In an electromagnet, the magnetic flux is concentrated in a ferromagnetic rod surrounded by a current-carrying coil.
Any electric current, or movement of charge carriers, produces a magnetic field. This field can become intense in a tightly coiled wire that has many turns and carries a large current. When a ferromagnetic core is placed inside the coil, the magnetic lines of flux are concentrated in the core, and the field strength in and near the core can become tremendous. This is the principle of an electromagnet (above figure). Electromagnets are almost always cylindrical in shape. Sometimes the cylinder is long and thin; in other cases it is short and fat. But whatever the ratio of diameter to length for the core, the principle is the same: the magnetic field produced by the current results in magnetization of the core.
You can build a dc electromagnet by taking a large bolt, such as a stove bolt, and wrapping a few dozen or a few hundred turns of wire around it. These items are available in any good hardware store. Be sure the bolt is made of ferromagnetic material. (If a permanent magnet sticks to the bolt, the bolt is ferromagnetic.) Ideally, the bolt should be at least 1 cm (approximately 3⁄8 in) in diameter and several inches long. You must use insulated wire, preferably made of solid, soft copper. “Bell wire” works well. Be sure all the wire turns go in the same direction. A large 6-V lantern battery can provide plenty of current to work the electromagnet. Never leave the coil connected to the battery for more than a few seconds at a time. And never use a car battery for this experiment! The acid can boil out of this type of battery, because the electromagnet places a heavy load on it.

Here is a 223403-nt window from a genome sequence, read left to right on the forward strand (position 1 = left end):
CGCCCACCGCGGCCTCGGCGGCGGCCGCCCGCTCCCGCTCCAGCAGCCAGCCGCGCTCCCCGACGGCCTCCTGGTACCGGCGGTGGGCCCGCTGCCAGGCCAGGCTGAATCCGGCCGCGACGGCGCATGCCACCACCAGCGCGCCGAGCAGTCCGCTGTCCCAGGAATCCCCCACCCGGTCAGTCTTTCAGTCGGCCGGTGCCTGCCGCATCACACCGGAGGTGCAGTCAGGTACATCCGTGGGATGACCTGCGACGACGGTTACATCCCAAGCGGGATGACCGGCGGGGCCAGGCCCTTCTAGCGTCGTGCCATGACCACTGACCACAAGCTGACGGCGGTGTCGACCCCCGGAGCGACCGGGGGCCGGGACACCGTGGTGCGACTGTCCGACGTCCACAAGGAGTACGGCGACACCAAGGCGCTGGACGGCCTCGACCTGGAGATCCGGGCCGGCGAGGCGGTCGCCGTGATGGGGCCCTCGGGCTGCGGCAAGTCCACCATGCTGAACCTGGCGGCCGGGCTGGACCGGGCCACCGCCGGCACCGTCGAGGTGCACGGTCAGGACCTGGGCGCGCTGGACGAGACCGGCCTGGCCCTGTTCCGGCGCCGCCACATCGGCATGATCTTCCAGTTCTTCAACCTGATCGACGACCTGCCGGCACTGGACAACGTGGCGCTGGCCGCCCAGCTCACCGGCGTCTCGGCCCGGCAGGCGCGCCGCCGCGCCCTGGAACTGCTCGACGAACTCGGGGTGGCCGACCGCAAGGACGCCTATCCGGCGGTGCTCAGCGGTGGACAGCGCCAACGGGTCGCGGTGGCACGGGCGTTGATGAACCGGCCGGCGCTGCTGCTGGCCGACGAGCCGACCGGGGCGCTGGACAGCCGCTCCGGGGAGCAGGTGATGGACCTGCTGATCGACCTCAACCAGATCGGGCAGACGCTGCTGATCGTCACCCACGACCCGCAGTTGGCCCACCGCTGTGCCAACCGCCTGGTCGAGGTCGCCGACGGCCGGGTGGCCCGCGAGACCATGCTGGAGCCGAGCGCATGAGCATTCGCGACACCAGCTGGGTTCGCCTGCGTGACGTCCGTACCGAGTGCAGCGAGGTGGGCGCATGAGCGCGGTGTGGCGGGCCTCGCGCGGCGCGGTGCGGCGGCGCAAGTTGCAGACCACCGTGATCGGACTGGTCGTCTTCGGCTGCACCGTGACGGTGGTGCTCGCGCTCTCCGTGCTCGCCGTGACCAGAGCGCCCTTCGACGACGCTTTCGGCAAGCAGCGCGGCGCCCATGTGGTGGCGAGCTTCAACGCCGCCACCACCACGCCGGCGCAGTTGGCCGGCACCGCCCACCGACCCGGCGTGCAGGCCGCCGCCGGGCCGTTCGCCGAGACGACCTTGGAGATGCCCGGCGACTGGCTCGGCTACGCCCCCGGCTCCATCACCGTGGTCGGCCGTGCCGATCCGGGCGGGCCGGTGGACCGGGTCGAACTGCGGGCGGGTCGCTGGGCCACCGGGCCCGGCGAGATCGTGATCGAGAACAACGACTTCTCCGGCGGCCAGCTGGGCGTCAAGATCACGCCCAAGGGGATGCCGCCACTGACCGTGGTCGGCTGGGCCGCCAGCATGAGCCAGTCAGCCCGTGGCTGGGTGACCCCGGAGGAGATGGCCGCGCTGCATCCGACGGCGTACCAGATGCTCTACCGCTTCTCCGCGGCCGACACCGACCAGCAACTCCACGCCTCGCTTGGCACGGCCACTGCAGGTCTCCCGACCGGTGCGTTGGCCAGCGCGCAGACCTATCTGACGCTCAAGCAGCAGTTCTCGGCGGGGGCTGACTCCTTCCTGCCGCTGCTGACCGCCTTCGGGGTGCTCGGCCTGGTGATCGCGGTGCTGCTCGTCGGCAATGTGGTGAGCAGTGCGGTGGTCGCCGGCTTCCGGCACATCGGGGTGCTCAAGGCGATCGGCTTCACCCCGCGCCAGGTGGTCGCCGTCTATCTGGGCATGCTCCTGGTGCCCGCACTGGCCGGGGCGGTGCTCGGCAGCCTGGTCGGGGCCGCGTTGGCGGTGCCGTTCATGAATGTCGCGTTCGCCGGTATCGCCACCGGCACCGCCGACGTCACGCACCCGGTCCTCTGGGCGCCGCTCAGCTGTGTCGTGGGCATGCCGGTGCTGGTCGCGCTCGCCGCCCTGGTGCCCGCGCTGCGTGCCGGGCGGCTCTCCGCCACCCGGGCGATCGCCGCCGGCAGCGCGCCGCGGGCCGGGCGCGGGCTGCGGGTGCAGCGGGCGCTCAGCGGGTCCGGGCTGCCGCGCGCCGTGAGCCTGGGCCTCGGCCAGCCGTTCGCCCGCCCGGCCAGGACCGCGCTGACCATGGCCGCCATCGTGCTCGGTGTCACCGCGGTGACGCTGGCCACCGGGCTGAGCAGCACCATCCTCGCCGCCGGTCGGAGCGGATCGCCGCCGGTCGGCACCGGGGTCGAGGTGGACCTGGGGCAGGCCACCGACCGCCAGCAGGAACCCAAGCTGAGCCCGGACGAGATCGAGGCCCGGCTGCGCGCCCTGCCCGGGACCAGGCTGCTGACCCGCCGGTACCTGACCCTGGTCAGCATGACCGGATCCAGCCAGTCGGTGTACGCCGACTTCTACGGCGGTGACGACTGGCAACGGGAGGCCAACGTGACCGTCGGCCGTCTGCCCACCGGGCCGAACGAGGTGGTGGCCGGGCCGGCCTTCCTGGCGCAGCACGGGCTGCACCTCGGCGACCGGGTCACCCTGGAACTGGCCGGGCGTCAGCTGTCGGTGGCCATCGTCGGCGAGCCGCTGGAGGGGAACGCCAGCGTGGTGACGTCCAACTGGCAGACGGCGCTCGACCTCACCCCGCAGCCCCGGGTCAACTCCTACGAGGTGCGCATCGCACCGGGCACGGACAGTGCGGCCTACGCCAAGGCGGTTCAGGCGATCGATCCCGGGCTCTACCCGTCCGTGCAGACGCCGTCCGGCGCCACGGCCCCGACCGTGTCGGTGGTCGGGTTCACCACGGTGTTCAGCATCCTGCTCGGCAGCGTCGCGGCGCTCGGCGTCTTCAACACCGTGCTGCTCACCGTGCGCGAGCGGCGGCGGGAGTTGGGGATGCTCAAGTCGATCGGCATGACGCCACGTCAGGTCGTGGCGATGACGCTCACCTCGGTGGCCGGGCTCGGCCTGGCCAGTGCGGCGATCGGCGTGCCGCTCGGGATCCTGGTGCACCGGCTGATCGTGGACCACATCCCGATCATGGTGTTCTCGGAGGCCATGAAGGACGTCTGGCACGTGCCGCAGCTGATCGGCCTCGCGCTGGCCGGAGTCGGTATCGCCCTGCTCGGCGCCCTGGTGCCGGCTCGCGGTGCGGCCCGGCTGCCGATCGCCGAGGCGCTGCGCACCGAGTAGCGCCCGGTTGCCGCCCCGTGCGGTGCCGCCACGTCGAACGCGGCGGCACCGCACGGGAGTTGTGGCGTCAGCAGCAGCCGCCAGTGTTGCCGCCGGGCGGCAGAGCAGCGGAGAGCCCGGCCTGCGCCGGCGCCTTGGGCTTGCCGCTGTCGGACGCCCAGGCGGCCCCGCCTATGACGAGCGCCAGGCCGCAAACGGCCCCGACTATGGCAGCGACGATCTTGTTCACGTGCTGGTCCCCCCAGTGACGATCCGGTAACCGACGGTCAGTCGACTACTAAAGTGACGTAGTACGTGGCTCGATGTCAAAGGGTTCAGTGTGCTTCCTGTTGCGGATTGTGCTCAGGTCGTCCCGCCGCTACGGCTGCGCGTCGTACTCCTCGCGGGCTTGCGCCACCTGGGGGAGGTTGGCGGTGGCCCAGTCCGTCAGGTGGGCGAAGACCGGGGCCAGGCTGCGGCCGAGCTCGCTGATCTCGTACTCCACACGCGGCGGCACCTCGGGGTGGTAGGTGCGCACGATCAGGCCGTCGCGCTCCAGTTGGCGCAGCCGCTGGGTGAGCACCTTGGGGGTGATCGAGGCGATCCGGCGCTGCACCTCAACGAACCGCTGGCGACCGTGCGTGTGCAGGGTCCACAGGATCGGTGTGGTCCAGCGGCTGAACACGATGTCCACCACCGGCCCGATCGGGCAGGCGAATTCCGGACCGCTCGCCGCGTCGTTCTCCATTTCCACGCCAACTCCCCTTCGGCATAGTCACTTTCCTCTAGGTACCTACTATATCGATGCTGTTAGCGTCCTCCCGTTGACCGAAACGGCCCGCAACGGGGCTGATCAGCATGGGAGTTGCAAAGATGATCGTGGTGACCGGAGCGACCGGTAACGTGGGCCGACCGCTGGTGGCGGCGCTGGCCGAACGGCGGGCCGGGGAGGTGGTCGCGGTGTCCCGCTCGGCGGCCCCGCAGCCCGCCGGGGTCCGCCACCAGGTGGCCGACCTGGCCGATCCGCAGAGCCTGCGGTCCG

Direct-current electromagnets have defined north and south poles, just like permanent magnets. The main difference is that an electromagnet can get much stronger than any permanent magnet. You will see evidence of this if you do the preceding experiment with a large enough bolt and enough turns of wire.
Do you get the idea that an electromagnet can be made far stronger if, rather than using a lantern battery for the current source, you plug the wires into a wall outlet? In theory, this is true. In prac- tice, you’ll blow the fuse or circuit breaker. Do not try this! The electrical circuits in some buildings are not adequately protected and it can create a fire hazard. Also, you can get a lethal shock from the utility mains.
Some electromagnets use ac, and these magnets will stick to ferromagnetic objects. But the polarity of the magnetic field reverses every time the direction of the current reverses. With conventional household ac in the United States, there are 120 fluctuations, or 60 complete north-to-south-to-north polarity changes (above figure), per second. If a permanent magnet, or a dc electromagnet, is brought near either “pole” of an ac electromagnet, there is no net force because the poles are alike half the time and opposite half the time, producing an equal amount of attractive and repulsive force. But if a piece of iron or steel is brought near a strong ac electromagnet, watch out! The attractive force will be powerful.